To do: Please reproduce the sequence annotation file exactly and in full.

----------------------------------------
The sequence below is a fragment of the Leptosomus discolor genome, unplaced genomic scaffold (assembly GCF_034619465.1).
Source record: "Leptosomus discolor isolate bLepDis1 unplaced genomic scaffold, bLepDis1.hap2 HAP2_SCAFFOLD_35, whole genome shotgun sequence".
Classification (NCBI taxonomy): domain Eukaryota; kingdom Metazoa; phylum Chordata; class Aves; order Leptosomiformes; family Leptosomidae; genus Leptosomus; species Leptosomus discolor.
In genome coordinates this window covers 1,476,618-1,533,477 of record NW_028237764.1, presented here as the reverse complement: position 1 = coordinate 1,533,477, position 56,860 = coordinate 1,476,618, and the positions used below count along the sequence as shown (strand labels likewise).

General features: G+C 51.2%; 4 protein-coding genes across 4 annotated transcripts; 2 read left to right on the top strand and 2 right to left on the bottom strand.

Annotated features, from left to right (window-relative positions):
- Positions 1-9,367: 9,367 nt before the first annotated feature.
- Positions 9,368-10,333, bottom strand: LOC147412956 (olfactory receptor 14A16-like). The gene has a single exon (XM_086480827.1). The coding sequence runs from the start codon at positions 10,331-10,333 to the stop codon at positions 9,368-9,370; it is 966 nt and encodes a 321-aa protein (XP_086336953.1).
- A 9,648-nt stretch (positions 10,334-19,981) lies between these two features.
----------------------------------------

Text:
The sequence below is a fragment of the Leptosomus discolor genome, unplaced genomic scaffold (assembly GCF_034619465.1).
Source record: "Leptosomus discolor isolate bLepDis1 unplaced genomic scaffold, bLepDis1.hap2 HAP2_SCAFFOLD_35, whole genome shotgun sequence".
Classification (NCBI taxonomy): domain Eukaryota; kingdom Metazoa; phylum Chordata; class Aves; order Leptosomiformes; family Leptosomidae; genus Leptosomus; species Leptosomus discolor.
In genome coordinates this window covers 1,476,618-1,533,477 of record NW_028237764.1, presented here as the reverse complement: position 1 = coordinate 1,533,477, position 56,860 = coordinate 1,476,618, and the positions used below count along the sequence as shown (strand labels likewise).

General features: G+C 51.2%; 4 protein-coding genes across 4 annotated transcripts; 2 read left to right on the top strand and 2 right to left on the bottom strand.

Annotated features, from left to right (window-relative positions):
- Positions 1-9,367: 9,367 nt before the first annotated feature.
- Positions 9,368-10,333, bottom strand: LOC147412956 (olfactory receptor 14A16-like). The gene has a single exon (XM_086480827.1). The coding sequence runs from the start codon at positions 10,331-10,333 to the stop codon at positions 9,368-9,370; it is 966 nt and encodes a 321-aa protein (XP_086336953.1).
- A 9,648-nt stretch (positions 10,334-19,981) lies between these two features.